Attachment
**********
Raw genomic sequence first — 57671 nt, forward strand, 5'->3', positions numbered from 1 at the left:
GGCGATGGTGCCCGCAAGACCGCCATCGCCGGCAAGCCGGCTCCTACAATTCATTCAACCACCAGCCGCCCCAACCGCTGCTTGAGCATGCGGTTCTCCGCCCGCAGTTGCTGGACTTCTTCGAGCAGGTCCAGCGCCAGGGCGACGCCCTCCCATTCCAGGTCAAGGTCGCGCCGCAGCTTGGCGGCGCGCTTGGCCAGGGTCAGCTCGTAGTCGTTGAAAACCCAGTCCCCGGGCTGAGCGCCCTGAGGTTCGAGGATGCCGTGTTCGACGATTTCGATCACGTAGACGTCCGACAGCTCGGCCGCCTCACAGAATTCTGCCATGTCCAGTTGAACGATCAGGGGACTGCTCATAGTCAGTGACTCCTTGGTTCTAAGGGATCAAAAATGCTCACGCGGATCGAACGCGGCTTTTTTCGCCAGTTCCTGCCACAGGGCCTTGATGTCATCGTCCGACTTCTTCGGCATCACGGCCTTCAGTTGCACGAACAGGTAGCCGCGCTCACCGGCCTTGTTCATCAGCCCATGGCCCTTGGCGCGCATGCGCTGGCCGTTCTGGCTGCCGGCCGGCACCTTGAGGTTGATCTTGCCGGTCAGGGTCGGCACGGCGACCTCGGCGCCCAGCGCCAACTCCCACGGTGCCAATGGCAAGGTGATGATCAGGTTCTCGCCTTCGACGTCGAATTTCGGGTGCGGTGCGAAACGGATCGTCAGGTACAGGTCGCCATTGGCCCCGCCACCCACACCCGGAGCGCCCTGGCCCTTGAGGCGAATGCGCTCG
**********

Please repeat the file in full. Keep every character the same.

Raw genomic sequence first — 57671 nt, forward strand, 5'->3', positions numbered from 1 at the left:
GGCGATGGTGCCCGCAAGACCGCCATCGCCGGCAAGCCGGCTCCTACAATTCATTCAACCACCAGCCGCCCCAACCGCTGCTTGAGCATGCGGTTCTCCGCCCGCAGTTGCTGGACTTCTTCGAGCAGGTCCAGCGCCAGGGCGACGCCCTCCCATTCCAGGTCAAGGTCGCGCCGCAGCTTGGCGGCGCGCTTGGCCAGGGTCAGCTCGTAGTCGTTGAAAACCCAGTCCCCGGGCTGAGCGCCCTGAGGTTCGAGGATGCCGTGTTCGACGATTTCGATCACGTAGACGTCCGACAGCTCGGCCGCCTCACAGAATTCTGCCATGTCCAGTTGAACGATCAGGGGACTGCTCATAGTCAGTGACTCCTTGGTTCTAAGGGATCAAAAATGCTCACGCGGATCGAACGCGGCTTTTTTCGCCAGTTCCTGCCACAGGGCCTTGATGTCATCGTCCGACTTCTTCGGCATCACGGCCTTCAGTTGCACGAACAGGTAGCCGCGCTCACCGGCCTTGTTCATCAGCCCATGGCCCTTGGCGCGCATGCGCTGGCCGTTCTGGCTGCCGGCCGGCACCTTGAGGTTGATCTTGCCGGTCAGGGTCGGCACGGCGACCTCGGCGCCCAGCGCCAACTCCCACGGTGCCAATGGCAAGGTGATGATCAGGTTCTCGCCTTCGACGTCGAATTTCGGGTGCGGTGCGAAACGGATCGTCAGGTACAGGTCGCCATTGGCCCCGCCACCCACACCCGGAGCGCCCTGGCCCTTGAGGCGAATGCGCTCG